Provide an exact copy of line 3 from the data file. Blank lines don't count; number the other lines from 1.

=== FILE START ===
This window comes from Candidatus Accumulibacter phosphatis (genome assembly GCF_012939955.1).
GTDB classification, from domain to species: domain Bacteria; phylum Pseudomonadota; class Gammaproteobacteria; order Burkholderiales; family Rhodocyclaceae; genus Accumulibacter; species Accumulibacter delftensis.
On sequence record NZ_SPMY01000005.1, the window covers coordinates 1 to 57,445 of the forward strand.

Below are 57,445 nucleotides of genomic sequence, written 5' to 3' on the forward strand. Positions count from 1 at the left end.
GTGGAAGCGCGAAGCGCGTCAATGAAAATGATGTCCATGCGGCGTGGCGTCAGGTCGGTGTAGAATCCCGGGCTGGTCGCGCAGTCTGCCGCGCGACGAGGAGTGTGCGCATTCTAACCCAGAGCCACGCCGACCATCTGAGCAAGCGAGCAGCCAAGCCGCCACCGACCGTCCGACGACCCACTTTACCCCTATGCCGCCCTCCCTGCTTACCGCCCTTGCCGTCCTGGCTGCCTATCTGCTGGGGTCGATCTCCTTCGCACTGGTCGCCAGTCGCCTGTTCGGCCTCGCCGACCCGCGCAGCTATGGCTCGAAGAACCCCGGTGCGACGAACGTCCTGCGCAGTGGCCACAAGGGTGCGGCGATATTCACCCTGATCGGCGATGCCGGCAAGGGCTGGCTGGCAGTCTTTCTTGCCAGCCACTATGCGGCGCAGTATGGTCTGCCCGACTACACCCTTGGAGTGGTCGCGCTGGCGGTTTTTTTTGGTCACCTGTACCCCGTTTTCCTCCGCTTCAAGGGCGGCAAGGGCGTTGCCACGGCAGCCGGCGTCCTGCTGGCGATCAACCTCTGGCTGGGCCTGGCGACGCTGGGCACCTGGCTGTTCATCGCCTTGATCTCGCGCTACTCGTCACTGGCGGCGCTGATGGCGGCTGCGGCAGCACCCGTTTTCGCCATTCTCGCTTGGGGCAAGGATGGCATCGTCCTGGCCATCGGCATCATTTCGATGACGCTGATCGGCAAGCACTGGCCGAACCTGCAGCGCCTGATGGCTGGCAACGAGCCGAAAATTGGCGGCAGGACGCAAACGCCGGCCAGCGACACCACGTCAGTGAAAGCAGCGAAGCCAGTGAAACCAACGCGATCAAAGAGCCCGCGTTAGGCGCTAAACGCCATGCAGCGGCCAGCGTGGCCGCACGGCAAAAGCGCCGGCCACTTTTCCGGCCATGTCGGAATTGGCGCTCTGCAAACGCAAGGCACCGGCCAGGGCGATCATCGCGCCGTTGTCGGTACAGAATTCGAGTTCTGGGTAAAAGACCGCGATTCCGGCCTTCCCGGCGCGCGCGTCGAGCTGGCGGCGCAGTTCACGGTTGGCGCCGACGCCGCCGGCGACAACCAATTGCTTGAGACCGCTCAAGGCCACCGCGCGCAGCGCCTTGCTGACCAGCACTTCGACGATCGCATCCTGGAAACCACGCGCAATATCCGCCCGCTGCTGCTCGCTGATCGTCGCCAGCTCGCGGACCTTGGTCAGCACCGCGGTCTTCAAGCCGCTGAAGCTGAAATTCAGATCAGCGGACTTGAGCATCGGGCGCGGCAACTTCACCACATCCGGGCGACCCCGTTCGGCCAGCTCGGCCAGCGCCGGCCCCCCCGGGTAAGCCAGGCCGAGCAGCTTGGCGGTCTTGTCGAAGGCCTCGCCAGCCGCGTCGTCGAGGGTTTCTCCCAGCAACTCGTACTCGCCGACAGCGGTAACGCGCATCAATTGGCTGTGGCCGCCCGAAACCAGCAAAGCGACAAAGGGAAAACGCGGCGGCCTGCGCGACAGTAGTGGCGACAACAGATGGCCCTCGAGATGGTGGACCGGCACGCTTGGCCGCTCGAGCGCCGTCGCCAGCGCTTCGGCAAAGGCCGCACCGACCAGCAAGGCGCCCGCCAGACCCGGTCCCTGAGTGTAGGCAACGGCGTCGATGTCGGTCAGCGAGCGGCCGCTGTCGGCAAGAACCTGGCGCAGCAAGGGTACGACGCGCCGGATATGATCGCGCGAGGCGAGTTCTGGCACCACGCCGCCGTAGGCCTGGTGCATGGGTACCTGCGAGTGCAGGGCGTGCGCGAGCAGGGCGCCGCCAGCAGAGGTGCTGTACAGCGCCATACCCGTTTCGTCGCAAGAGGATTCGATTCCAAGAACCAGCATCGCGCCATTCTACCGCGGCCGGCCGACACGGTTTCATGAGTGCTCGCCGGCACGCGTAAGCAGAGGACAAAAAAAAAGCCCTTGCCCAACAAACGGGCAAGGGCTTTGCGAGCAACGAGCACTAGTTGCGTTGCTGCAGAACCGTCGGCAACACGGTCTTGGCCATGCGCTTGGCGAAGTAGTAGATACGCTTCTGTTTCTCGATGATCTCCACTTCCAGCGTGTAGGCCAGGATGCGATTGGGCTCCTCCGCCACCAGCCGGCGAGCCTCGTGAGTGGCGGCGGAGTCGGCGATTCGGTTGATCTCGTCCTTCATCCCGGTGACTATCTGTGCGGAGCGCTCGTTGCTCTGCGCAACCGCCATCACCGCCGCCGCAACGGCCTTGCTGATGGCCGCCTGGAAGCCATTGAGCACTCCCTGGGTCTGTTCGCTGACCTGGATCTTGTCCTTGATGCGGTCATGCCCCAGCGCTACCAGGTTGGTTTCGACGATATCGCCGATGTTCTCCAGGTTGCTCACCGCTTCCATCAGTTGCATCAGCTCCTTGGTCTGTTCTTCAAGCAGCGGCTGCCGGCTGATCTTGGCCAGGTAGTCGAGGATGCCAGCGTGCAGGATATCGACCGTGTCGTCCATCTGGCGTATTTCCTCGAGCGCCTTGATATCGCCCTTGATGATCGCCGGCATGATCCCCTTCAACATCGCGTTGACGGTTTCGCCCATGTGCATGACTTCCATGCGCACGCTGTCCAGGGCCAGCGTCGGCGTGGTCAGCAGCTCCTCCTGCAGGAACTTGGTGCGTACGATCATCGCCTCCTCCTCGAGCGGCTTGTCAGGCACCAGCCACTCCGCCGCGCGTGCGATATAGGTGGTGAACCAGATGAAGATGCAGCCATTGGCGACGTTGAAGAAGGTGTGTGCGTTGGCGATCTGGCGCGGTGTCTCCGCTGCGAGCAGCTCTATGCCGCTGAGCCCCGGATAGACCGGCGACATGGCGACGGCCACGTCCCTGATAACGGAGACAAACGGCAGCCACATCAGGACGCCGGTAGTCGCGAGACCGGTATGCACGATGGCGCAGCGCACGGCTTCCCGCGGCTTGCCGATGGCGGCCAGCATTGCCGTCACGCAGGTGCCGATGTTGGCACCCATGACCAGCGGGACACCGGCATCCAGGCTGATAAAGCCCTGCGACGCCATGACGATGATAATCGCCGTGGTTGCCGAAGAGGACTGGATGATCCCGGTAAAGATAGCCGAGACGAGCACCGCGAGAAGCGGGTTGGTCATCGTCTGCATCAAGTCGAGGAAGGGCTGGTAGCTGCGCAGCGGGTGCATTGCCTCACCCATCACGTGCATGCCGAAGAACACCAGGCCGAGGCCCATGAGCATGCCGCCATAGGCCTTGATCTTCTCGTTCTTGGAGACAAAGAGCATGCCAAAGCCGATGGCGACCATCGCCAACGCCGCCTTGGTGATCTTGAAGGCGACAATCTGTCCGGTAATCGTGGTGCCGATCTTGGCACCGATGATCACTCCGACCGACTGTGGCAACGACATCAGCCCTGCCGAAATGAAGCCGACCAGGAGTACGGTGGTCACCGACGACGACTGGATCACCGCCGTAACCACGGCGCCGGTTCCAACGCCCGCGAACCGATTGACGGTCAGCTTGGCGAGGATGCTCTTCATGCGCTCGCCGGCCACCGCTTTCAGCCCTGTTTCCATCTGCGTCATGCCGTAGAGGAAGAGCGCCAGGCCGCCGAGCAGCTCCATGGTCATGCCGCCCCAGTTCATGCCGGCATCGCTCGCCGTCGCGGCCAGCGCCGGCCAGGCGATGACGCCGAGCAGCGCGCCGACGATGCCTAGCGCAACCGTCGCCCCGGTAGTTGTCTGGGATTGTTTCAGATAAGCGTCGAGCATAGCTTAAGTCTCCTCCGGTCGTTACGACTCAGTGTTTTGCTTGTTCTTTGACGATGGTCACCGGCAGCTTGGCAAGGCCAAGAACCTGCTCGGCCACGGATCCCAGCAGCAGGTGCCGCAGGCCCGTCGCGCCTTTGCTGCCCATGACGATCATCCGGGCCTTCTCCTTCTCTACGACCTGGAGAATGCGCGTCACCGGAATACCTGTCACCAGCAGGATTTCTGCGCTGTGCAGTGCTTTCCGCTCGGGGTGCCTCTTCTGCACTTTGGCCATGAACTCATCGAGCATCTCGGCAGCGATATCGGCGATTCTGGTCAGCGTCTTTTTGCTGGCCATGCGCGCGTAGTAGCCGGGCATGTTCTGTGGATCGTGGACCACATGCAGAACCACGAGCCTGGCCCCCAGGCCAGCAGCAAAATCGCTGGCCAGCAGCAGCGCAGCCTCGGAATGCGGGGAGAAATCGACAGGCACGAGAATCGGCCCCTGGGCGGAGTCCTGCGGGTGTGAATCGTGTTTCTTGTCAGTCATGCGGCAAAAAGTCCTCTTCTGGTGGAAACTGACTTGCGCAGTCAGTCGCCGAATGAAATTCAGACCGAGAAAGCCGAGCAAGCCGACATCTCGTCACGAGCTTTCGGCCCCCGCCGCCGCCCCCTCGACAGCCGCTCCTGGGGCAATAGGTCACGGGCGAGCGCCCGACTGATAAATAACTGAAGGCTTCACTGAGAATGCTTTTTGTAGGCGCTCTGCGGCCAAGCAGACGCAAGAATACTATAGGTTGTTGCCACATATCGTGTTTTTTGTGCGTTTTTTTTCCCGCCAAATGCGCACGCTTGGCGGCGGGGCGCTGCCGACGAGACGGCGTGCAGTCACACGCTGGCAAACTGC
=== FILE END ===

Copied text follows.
On sequence record NZ_SPMY01000005.1, the window covers coordinates 1 to 57,445 of the forward strand.